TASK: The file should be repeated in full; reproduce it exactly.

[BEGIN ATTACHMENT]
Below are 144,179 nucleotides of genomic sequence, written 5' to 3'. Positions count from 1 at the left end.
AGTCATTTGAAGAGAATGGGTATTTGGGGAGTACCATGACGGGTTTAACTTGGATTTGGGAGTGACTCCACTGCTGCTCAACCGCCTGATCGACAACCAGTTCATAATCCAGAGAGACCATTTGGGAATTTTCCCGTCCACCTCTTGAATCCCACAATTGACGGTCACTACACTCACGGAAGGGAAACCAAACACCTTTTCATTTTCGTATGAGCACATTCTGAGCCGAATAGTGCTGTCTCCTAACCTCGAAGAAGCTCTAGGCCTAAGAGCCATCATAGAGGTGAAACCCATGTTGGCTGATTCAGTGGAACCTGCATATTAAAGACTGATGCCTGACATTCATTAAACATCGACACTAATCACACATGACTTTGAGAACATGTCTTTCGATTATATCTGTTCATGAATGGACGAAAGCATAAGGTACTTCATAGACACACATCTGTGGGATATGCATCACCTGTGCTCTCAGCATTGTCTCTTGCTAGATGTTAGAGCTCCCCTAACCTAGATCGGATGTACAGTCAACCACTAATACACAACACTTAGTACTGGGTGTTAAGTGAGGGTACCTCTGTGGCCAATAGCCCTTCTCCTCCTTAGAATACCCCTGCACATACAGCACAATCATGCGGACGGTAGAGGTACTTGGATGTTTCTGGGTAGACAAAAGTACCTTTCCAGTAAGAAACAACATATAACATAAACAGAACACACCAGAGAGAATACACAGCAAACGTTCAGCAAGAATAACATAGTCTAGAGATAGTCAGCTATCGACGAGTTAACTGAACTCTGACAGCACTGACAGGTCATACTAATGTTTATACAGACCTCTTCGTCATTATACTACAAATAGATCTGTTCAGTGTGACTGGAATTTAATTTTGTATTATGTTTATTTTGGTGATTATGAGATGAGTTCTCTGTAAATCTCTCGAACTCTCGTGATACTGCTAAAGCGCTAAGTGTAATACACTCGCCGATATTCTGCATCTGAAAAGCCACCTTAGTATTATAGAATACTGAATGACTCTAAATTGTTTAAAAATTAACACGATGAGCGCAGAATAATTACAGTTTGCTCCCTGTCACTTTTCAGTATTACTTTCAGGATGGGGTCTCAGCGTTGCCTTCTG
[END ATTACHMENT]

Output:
Below are 144,179 nucleotides of genomic sequence, written 5' to 3'. Positions count from 1 at the left end.
AGTCATTTGAAGAGAATGGGTATTTGGGGAGTACCATGACGGGTTTAACTTGGATTTGGGAGTGACTCCACTGCTGCTCAACCGCCTGATCGACAACCAGTTCATAATCCAGAGAGACCATTTGGGAATTTTCCCGTCCACCTCTTGAATCCCACAATTGACGGTCACTACACTCACGGAAGGGAAACCAAACACCTTTTCATTTTCGTATGAGCACATTCTGAGCCGAATAGTGCTGTCTCCTAACCTCGAAGAAGCTCTAGGCCTAAGAGCCATCATAGAGGTGAAACCCATGTTGGCTGATTCAGTGGAACCTGCATATTAAAGACTGATGCCTGACATTCATTAAACATCGACACTAATCACACATGACTTTGAGAACATGTCTTTCGATTATATCTGTTCATGAATGGACGAAAGCATAAGGTACTTCATAGACACACATCTGTGGGATATGCATCACCTGTGCTCTCAGCATTGTCTCTTGCTAGATGTTAGAGCTCCCCTAACCTAGATCGGATGTACAGTCAACCACTAATACACAACACTTAGTACTGGGTGTTAAGTGAGGGTACCTCTGTGGCCAATAGCCCTTCTCCTCCTTAGAATACCCCTGCACATACAGCACAATCATGCGGACGGTAGAGGTACTTGGATGTTTCTGGGTAGACAAAAGTACCTTTCCAGTAAGAAACAACATATAACATAAACAGAACACACCAGAGAGAATACACAGCAAACGTTCAGCAAGAATAACATAGTCTAGAGATAGTCAGCTATCGACGAGTTAACTGAACTCTGACAGCACTGACAGGTCATACTAATGTTTATACAGACCTCTTCGTCATTATACTACAAATAGATCTGTTCAGTGTGACTGGAATTTAATTTTGTATTATGTTTATTTTGGTGATTATGAGATGAGTTCTCTGTAAATCTCTCGAACTCTCGTGATACTGCTAAAGCGCTAAGTGTAATACACTCGCCGATATTCTGCATCTGAAAAGCCACCTTAGTATTATAGAATACTGAATGACTCTAAATTGTTTAAAAATTAACACGATGAGCGCAGAATAATTACAGTTTGCTCCCTGTCACTTTTCAGTATTACTTTCAGGATGGGGTCTCAGCGTTGCCTTCTG